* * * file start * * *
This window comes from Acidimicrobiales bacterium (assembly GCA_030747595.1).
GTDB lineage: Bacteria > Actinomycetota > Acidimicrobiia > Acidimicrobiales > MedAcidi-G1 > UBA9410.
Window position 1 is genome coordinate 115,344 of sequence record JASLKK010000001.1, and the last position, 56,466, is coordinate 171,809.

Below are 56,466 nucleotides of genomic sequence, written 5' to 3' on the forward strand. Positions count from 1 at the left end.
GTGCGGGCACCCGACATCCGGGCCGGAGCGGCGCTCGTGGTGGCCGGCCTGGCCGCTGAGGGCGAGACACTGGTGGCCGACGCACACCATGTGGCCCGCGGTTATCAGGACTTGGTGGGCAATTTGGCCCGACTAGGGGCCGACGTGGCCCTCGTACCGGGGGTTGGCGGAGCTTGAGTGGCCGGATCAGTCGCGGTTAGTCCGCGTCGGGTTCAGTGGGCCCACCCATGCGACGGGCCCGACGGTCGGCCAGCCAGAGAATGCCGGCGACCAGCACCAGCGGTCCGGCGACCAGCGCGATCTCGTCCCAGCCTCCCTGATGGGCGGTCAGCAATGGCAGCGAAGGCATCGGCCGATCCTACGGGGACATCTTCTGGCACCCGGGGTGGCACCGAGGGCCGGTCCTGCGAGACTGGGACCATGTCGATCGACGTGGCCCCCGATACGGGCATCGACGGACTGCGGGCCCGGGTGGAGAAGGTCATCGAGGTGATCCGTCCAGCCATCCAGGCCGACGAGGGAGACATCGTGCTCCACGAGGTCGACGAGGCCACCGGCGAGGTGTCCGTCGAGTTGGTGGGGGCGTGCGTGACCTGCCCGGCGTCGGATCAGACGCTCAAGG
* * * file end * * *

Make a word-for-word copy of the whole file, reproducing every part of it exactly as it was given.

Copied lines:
This window comes from Acidimicrobiales bacterium (assembly GCA_030747595.1).
GTDB lineage: Bacteria > Actinomycetota > Acidimicrobiia > Acidimicrobiales > MedAcidi-G1 > UBA9410.
Window position 1 is genome coordinate 115,344 of sequence record JASLKK010000001.1, and the last position, 56,466, is coordinate 171,809.

Below are 56,466 nucleotides of genomic sequence, written 5' to 3' on the forward strand. Positions count from 1 at the left end.
GTGCGGGCACCCGACATCCGGGCCGGAGCGGCGCTCGTGGTGGCCGGCCTGGCCGCTGAGGGCGAGACACTGGTGGCCGACGCACACCATGTGGCCCGCGGTTATCAGGACTTGGTGGGCAATTTGGCCCGACTAGGGGCCGACGTGGCCCTCGTACCGGGGGTTGGCGGAGCTTGAGTGGCCGGATCAGTCGCGGTTAGTCCGCGTCGGGTTCAGTGGGCCCACCCATGCGACGGGCCCGACGGTCGGCCAGCCAGAGAATGCCGGCGACCAGCACCAGCGGTCCGGCGACCAGCGCGATCTCGTCCCAGCCTCCCTGATGGGCGGTCAGCAATGGCAGCGAAGGCATCGGCCGATCCTACGGGGACATCTTCTGGCACCCGGGGTGGCACCGAGGGCCGGTCCTGCGAGACTGGGACCATGTCGATCGACGTGGCCCCCGATACGGGCATCGACGGACTGCGGGCCCGGGTGGAGAAGGTCATCGAGGTGATCCGTCCAGCCATCCAGGCCGACGAGGGAGACATCGTGCTCCACGAGGTCGACGAGGCCACCGGCGAGGTGTCCGTCGAGTTGGTGGGGGCGTGCGTGACCTGCCCGGCGTCGGATCAGACGCTCAAGG